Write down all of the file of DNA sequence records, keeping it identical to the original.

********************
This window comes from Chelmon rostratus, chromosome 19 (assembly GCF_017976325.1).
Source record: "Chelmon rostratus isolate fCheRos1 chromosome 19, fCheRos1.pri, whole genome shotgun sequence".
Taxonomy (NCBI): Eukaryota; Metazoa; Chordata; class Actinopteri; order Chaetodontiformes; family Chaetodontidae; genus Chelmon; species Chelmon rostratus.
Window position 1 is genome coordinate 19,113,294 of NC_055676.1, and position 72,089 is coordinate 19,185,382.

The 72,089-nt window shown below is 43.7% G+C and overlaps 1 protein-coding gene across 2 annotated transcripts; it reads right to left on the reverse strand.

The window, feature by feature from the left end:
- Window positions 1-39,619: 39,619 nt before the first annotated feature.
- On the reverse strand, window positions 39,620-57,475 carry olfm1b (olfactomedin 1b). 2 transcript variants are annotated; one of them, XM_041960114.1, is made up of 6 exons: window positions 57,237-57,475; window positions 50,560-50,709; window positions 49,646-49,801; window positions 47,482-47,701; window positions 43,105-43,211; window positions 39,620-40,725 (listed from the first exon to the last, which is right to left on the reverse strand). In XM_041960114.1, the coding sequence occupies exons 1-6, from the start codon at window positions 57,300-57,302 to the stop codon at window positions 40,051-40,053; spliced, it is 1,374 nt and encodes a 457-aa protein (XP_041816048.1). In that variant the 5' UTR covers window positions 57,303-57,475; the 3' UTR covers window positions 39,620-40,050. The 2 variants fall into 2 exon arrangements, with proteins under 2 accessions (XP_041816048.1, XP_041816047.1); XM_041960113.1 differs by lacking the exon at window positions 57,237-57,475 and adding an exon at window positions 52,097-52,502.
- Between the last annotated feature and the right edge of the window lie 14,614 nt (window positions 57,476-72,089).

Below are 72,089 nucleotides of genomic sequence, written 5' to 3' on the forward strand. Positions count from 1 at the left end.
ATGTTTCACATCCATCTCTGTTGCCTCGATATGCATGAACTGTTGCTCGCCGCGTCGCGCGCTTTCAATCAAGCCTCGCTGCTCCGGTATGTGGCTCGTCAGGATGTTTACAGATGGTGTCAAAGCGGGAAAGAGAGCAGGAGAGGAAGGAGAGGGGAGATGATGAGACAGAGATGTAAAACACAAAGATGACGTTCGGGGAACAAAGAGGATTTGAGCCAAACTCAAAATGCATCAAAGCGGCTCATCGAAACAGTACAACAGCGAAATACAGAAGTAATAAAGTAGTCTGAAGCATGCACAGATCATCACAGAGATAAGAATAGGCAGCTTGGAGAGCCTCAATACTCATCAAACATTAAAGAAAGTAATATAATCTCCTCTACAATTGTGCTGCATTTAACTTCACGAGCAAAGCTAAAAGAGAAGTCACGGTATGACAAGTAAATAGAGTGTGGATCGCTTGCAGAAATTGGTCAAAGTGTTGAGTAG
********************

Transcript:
This window comes from Chelmon rostratus, chromosome 19 (assembly GCF_017976325.1).
Source record: "Chelmon rostratus isolate fCheRos1 chromosome 19, fCheRos1.pri, whole genome shotgun sequence".
Taxonomy (NCBI): Eukaryota; Metazoa; Chordata; class Actinopteri; order Chaetodontiformes; family Chaetodontidae; genus Chelmon; species Chelmon rostratus.
Window position 1 is genome coordinate 19,113,294 of NC_055676.1, and position 72,089 is coordinate 19,185,382.

The 72,089-nt window shown below is 43.7% G+C and overlaps 1 protein-coding gene across 2 annotated transcripts; it reads right to left on the reverse strand.

The window, feature by feature from the left end:
- Window positions 1-39,619: 39,619 nt before the first annotated feature.
- On the reverse strand, window positions 39,620-57,475 carry olfm1b (olfactomedin 1b). 2 transcript variants are annotated; one of them, XM_041960114.1, is made up of 6 exons: window positions 57,237-57,475; window positions 50,560-50,709; window positions 49,646-49,801; window positions 47,482-47,701; window positions 43,105-43,211; window positions 39,620-40,725 (listed from the first exon to the last, which is right to left on the reverse strand). In XM_041960114.1, the coding sequence occupies exons 1-6, from the start codon at window positions 57,300-57,302 to the stop codon at window positions 40,051-40,053; spliced, it is 1,374 nt and encodes a 457-aa protein (XP_041816048.1). In that variant the 5' UTR covers window positions 57,303-57,475; the 3' UTR covers window positions 39,620-40,050. The 2 variants fall into 2 exon arrangements, with proteins under 2 accessions (XP_041816048.1, XP_041816047.1); XM_041960113.1 differs by lacking the exon at window positions 57,237-57,475 and adding an exon at window positions 52,097-52,502.
- Between the last annotated feature and the right edge of the window lie 14,614 nt (window positions 57,476-72,089).

Below are 72,089 nucleotides of genomic sequence, written 5' to 3' on the forward strand. Positions count from 1 at the left end.
ATGTTTCACATCCATCTCTGTTGCCTCGATATGCATGAACTGTTGCTCGCCGCGTCGCGCGCTTTCAATCAAGCCTCGCTGCTCCGGTATGTGGCTCGTCAGGATGTTTACAGATGGTGTCAAAGCGGGAAAGAGAGCAGGAGAGGAAGGAGAGGGGAGATGATGAGACAGAGATGTAAAACACAAAGATGACGTTCGGGGAACAAAGAGGATTTGAGCCAAACTCAAAATGCATCAAAGCGGCTCATCGAAACAGTACAACAGCGAAATACAGAAGTAATAAAGTAGTCTGAAGCATGCACAGATCATCACAGAGATAAGAATAGGCAGCTTGGAGAGCCTCAATACTCATCAAACATTAAAGAAAGTAATATAATCTCCTCTACAATTGTGCTGCATTTAACTTCACGAGCAAAGCTAAAAGAGAAGTCACGGTATGACAAGTAAATAGAGTGTGGATCGCTTGCAGAAATTGGTCAAAGTGTTGAGTAG